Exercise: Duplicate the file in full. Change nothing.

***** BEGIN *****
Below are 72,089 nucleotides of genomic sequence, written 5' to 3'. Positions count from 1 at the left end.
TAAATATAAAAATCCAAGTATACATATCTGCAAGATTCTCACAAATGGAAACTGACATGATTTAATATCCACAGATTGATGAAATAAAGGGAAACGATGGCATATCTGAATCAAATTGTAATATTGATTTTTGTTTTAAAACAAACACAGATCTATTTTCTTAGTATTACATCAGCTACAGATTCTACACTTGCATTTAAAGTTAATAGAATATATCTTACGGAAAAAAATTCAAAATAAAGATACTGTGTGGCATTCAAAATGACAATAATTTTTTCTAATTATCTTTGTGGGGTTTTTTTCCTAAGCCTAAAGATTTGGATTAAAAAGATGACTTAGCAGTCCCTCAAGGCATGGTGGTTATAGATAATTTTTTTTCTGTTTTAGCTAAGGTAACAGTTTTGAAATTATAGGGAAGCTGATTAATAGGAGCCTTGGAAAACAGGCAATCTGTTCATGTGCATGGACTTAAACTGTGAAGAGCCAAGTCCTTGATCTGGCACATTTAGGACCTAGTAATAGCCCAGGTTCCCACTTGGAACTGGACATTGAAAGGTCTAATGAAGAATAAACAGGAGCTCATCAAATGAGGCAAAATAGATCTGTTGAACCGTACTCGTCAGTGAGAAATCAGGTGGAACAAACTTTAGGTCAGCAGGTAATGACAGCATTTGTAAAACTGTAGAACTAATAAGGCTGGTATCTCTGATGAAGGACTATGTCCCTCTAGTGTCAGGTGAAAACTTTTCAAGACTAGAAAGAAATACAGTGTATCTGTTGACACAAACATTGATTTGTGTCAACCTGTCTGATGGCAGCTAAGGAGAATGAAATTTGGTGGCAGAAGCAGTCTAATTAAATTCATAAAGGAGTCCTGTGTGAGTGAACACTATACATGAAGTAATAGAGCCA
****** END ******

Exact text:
Below are 72,089 nucleotides of genomic sequence, written 5' to 3'. Positions count from 1 at the left end.
TAAATATAAAAATCCAAGTATACATATCTGCAAGATTCTCACAAATGGAAACTGACATGATTTAATATCCACAGATTGATGAAATAAAGGGAAACGATGGCATATCTGAATCAAATTGTAATATTGATTTTTGTTTTAAAACAAACACAGATCTATTTTCTTAGTATTACATCAGCTACAGATTCTACACTTGCATTTAAAGTTAATAGAATATATCTTACGGAAAAAAATTCAAAATAAAGATACTGTGTGGCATTCAAAATGACAATAATTTTTTCTAATTATCTTTGTGGGGTTTTTTTCCTAAGCCTAAAGATTTGGATTAAAAAGATGACTTAGCAGTCCCTCAAGGCATGGTGGTTATAGATAATTTTTTTTCTGTTTTAGCTAAGGTAACAGTTTTGAAATTATAGGGAAGCTGATTAATAGGAGCCTTGGAAAACAGGCAATCTGTTCATGTGCATGGACTTAAACTGTGAAGAGCCAAGTCCTTGATCTGGCACATTTAGGACCTAGTAATAGCCCAGGTTCCCACTTGGAACTGGACATTGAAAGGTCTAATGAAGAATAAACAGGAGCTCATCAAATGAGGCAAAATAGATCTGTTGAACCGTACTCGTCAGTGAGAAATCAGGTGGAACAAACTTTAGGTCAGCAGGTAATGACAGCATTTGTAAAACTGTAGAACTAATAAGGCTGGTATCTCTGATGAAGGACTATGTCCCTCTAGTGTCAGGTGAAAACTTTTCAAGACTAGAAAGAAATACAGTGTATCTGTTGACACAAACATTGATTTGTGTCAACCTGTCTGATGGCAGCTAAGGAGAATGAAATTTGGTGGCAGAAGCAGTCTAATTAAATTCATAAAGGAGTCCTGTGTGAGTGAACACTATACATGAAGTAATAGAGCCA